Plans to build homes at Bylaugh Park
Emma Knights The man behind the restoration of a historic Norfolk mansion wants to build 34 homes on the surrounding land near Dereham.Stephen Vince has applied to Breckland Council for permission to create the development which is intended to help fund restoration work on Bylaugh Hall.
The man behind the restoration of a historic Norfolk mansion wants to build 34 homes on the surrounding land near Dereham.
Stephen Vince has applied to Breckland Council for permission to create the development which is intended to help fund restoration work on Bylaugh Hall.
The new homes would be a mix of residential properties as well as second homes and holiday accommodation. They would be built in Bylaugh Park, about 1km away from Bylaugh Hall, and a new access to the development would be created off Elsing Lane along with other measures to enable the existing roads to cope with the extra traffic.
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But planning officers are recommending councillors refuse the application that will be discussed at Breckland's development control meeting on December 15.
A planning officer's report to the committee states: “The proposed residential development is intended to help fund the completion of the restoration of Bylaugh Hall, a grade II listed building. Since 2004 substantial works have been undertaken to rebuild the hall from its previously ruinous state to create function rooms and apartments. The works required to complete the restoration of the hall include the reconstruction of the collapsed south-east tower and the reinstatement of missing stonework.”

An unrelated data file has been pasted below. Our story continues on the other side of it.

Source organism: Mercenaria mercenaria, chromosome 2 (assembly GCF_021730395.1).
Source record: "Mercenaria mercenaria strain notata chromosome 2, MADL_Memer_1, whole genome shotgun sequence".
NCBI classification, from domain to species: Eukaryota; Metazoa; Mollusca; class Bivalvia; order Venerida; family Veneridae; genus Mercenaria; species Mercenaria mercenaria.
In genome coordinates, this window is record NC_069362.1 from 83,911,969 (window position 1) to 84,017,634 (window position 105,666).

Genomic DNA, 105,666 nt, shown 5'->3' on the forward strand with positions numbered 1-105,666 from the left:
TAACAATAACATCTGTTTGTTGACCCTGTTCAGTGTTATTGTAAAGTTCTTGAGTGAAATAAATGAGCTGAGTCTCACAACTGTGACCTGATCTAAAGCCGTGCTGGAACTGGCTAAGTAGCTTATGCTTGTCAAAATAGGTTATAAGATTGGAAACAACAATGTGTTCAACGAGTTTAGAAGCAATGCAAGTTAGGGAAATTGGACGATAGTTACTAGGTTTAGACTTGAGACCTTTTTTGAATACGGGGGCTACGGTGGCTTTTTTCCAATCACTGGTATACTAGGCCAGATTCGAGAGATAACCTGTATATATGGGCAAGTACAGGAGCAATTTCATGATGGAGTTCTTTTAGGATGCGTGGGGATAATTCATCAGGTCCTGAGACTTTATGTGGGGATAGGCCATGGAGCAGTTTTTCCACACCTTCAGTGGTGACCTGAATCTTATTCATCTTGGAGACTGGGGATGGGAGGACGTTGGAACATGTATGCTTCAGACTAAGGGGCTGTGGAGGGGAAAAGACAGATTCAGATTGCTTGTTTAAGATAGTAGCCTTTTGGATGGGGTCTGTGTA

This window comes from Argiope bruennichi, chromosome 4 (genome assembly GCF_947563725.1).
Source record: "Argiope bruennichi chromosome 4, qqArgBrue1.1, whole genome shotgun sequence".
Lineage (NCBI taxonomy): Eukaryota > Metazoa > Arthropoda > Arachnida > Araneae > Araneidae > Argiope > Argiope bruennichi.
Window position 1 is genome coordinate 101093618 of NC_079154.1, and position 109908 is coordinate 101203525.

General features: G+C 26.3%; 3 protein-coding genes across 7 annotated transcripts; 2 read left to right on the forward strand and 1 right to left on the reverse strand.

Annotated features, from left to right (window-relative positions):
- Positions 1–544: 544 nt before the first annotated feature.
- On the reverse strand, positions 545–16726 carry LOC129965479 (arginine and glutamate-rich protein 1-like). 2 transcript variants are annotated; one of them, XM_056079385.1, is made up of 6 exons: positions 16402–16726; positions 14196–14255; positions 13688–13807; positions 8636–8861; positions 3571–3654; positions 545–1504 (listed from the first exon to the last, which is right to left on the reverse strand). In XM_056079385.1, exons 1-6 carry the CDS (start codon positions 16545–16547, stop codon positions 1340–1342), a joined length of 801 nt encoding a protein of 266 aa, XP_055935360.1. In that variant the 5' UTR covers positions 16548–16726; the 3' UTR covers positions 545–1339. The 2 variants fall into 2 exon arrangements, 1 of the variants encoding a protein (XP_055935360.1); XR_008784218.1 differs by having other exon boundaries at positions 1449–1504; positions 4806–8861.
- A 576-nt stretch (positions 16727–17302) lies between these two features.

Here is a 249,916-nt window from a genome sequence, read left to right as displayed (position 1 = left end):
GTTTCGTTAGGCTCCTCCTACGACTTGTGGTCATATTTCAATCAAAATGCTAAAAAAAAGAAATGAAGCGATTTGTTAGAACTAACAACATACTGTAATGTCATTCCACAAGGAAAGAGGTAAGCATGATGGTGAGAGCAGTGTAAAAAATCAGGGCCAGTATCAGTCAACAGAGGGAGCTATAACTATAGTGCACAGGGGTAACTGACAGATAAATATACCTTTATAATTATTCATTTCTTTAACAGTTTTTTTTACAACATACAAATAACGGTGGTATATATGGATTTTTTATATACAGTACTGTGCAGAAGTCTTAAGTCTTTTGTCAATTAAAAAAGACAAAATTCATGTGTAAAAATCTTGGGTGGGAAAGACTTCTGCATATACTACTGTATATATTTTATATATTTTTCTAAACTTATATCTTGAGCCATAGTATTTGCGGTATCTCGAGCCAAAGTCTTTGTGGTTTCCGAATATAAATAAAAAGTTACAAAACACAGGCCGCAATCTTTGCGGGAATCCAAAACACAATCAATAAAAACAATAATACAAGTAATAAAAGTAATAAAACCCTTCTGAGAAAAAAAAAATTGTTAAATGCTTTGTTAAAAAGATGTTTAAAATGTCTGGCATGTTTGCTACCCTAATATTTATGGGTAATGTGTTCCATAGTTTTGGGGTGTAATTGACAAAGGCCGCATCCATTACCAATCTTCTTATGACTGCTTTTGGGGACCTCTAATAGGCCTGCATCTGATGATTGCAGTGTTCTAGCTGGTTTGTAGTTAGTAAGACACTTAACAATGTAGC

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But the report goes on to say that the public benefits of the restoration work would be outweighed by the harm the new development would cause.
The planning officer states: “It is recommended that planning permission is refused on the grounds that the proposals would be contrary to rural housing and sustainable transport policies, and would cause harm to the rural character.”
Bylaugh Parish Meeting is against the plans because of the size of the development and fears it could ruin the existing rural landscape. There are also concerns about how the existing road network and local services could cope with the new development.
The Highway Authority has also objected because it said the development was in an unsuitable location with poor public transport links and cycling and pedestrian facilities.
Letters from three local residents state concerns about extra traffic, drainage, and harm to wildlife and the rural landscape.
The council has received one letter supporting the development which said it would benefit local businesses.